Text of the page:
Blastomycosis is an endemic fungal infection. In rural northern Wisconsin, blastomycosis cases are associated with certain environmental features including close proximity to waterways. Other studies have associated blastomycosis with particular soil chemicals. However, blastomycosis also occurs in urban and suburban regions. We explored the geodemographic associations of blastomycosis cases in the more urban/suburban landscape of eastern Wisconsin.

Methods

We conducted a retrospective study of 193 laboratory-identified blastomycosis cases in a single eastern Wisconsin health system, 2007–2015. Controls were 250 randomly selected cases of community-diagnosed pneumonia from a similar time period. Geographic features of home addresses were explored ...


Blastomyces: Why Be Dimorphic?, Dennis J. Baumgardner 2016 Aurora UW Medical Group, Aurora Health Care

Blastomyces: Why Be Dimorphic?, Dennis J. Baumgardner

Dennis J. Baumgardner. MD

In introducing the infectious disease focus for this edition of the Journal of Patient-Centered Research and Reviews, the author describes the unsolved mysteries surrounding the dimorphic fungus Blastomyces and the related pathogenesis of pulmonary blastomycosis.


The Effects Of Implementing Best Practice On Clostridium Difficile Infection Treatment, Melissa A. Craig 2016 Valparaiso University

The Effects Of Implementing Best Practice On Clostridium Difficile Infection Treatment, Melissa A. Craig

Evidence-Based Practice Project Reports

For many years the number of Clostridium difficile infections (CDI) has steadily risen. This common cause of antibiotic-associated diarrhea can have variable clinical presentations ranging from mild diarrhea to severe cases complicated by the development of pseudomembranous colitis, electrolyte abnormalities, dehydration, sepsis, and even death. The resistant nature of the spores produced by the bacteria and the emergence of hypervirulent strains have made treatment challenging. Previous studies have demonstrated clinician non-adherence to CDI clinical treatment guidelines may result in poor patient outcomes. This evidence-based practice project was implemented at a 311 bed academic medical center in the Midwest. The project ...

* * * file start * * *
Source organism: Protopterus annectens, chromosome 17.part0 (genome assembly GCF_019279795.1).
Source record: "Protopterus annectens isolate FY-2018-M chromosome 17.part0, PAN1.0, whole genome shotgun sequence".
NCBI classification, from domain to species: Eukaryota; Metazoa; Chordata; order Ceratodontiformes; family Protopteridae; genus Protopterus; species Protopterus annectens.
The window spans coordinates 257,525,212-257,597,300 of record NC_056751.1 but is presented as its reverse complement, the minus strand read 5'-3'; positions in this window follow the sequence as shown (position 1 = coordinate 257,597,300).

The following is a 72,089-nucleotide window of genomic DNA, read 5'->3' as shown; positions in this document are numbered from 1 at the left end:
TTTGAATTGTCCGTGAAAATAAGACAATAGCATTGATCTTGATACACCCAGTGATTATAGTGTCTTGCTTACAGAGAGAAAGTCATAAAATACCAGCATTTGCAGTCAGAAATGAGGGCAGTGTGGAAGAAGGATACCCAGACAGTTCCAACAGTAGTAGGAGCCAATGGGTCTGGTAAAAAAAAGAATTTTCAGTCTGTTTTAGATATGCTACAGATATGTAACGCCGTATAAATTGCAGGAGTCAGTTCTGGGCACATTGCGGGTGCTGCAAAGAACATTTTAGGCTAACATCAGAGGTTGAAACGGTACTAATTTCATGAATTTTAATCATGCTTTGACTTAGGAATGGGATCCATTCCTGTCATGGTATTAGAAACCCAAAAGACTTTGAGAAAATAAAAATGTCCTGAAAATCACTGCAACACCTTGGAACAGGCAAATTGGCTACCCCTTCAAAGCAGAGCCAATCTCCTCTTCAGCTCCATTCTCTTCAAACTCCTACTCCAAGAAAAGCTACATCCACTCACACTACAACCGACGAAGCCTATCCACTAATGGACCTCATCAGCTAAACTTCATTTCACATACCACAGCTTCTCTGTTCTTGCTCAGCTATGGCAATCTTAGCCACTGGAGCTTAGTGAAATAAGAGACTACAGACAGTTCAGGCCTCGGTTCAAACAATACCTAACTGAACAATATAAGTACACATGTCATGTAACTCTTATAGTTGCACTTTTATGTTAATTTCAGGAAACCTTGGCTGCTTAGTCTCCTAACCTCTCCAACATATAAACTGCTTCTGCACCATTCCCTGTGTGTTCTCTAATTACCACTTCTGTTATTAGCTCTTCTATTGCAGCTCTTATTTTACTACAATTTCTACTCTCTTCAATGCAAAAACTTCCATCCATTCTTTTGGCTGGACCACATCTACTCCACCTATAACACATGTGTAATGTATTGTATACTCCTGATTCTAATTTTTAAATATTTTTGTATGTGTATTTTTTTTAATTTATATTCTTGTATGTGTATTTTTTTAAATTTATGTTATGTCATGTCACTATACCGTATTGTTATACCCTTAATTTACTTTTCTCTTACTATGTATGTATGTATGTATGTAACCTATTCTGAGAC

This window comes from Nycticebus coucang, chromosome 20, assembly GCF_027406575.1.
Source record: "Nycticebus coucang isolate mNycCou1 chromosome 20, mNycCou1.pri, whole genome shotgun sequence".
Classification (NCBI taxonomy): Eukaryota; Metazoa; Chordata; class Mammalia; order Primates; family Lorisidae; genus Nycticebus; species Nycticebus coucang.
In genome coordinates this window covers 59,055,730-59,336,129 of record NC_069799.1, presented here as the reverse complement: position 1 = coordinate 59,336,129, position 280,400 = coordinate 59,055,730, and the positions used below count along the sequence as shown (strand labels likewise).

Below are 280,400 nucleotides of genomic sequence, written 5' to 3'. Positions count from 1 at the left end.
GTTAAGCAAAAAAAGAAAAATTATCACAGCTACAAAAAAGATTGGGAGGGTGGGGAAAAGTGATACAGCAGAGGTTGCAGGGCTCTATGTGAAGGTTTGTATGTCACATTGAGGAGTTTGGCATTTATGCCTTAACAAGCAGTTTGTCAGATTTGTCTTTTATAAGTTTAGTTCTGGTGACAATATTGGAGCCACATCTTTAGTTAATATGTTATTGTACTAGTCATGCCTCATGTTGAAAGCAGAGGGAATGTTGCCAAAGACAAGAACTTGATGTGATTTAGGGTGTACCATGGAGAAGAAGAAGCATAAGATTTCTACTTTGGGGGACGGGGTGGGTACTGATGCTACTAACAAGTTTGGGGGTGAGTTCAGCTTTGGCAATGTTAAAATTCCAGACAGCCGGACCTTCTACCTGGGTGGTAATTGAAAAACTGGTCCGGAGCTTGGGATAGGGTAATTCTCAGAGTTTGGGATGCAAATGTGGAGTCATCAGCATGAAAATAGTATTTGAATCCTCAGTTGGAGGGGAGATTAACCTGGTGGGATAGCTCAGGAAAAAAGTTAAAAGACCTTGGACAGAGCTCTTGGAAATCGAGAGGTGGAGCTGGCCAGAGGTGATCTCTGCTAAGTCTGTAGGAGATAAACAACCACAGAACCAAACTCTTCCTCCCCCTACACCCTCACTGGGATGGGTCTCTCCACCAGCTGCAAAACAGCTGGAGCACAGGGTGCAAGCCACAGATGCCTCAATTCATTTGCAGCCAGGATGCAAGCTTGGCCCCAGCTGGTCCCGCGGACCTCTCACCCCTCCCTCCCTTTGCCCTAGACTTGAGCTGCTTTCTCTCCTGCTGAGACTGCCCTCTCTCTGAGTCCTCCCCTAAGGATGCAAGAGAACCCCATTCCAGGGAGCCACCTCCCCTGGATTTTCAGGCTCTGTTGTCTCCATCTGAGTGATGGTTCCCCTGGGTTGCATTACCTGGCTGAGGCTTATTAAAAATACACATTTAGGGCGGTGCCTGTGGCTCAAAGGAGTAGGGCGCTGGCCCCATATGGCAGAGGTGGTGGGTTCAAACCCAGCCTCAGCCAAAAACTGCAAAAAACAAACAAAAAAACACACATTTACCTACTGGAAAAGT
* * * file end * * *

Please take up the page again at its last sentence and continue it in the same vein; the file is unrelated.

Exploring The Mechanisms Of Action Of Antifungal Peptides Using Saccharomyces Cerevisiae., Michelle L. Mason 2016 University of Arkansas, Fayetteville

Exploring The Mechanisms Of Action Of Antifungal Peptides Using Saccharomyces Cerevisiae., Michelle L. Mason

Biological Sciences Undergraduate Honors Theses

Candida albicans is a normal inhabitant of the skin and mucosal membranes of humans, however, in individuals with depressed immune systems or disrupted cutaneous flora, Candida can overgrow and cause serious infection. Candida infection is the fourth leading cause of nosocomial infection in the United States. These infections are often associated with longer hospital stays and higher mortality. Current drug therapies for this infection are largely ineffective due to the increased drug resistance of Candida species, and for some therapeutics, high levels of drug toxicity to humans. Histatin 5 is a naturally occurring salivary peptide that has strong antifungal properties ...


The Effect Of Increased Exposure Of Uvc Light On Human Skin Microbiota, T'Kylia S. Moss 2016 The University of Southern Mississippi

The Effect Of Increased Exposure Of Uvc Light On Human Skin Microbiota, T'Kylia S. Moss

Honors Theses

Many methods have been employed to prevent infections from opportunistic pathogens in immunocompromised individuals. Among these are the use of ultraviolet light (UV). In this study, UVC light, was found to have a deleterious effect on specific skin flora. Organisms tested included Acinetobacter baumanii, Candida albicans, Candida kefyr, Corynebacterium renale, Enterococcus faecalis, Pseudomonas aeruginosa, Staphylococcus aureus, Staphylococcus epidermidis, and Streptococcus pyogenes. Nutrient agar was used to cultivate most organisms. Blood agar was used for the cultivation of Streptococcus pyogenes and Enterococcus faecalis. Bacterial suspensions were made and utilized to plate each organism onto a set of 7 nutrient agar or ...


Urinary Alkalisation For Symptomatic Uncomplicated Urinary Tract Infection In Women (Review), Dermot B. O'Kane, Sameer Dave, Neel Gore, Farhaan Patel, Tammy Hoffmann, Jeanne L. Trill, Chris del Mar 2016 Bond University

Urinary Alkalisation For Symptomatic Uncomplicated Urinary Tract Infection In Women (Review), Dermot B. O'Kane, Sameer Dave, Neel Gore, Farhaan Patel, Tammy Hoffmann, Jeanne L. Trill, Chris Del Mar

Christopher Del Mar

Background

Uncomplicated urinary tract infection (UTI) is the most common bacterial infection in women, characterised by dysuria and urinary frequency. Urinary alkalisers are widely used in some countries for the symptomatic treatment of uncomplicated UTI, and they are recommended in some national formularies. However, there is a lack of empirical evidence to support their use for UTI and some healthcare guidelines advise against their use.

Objectives

We aimed to look at the benefits and harms of the use of urinary alkalisers for the treatment of uncomplicated UTIs in adult women.

Search methods

We searched the Cochrane Kidney and Transplant Specialised ...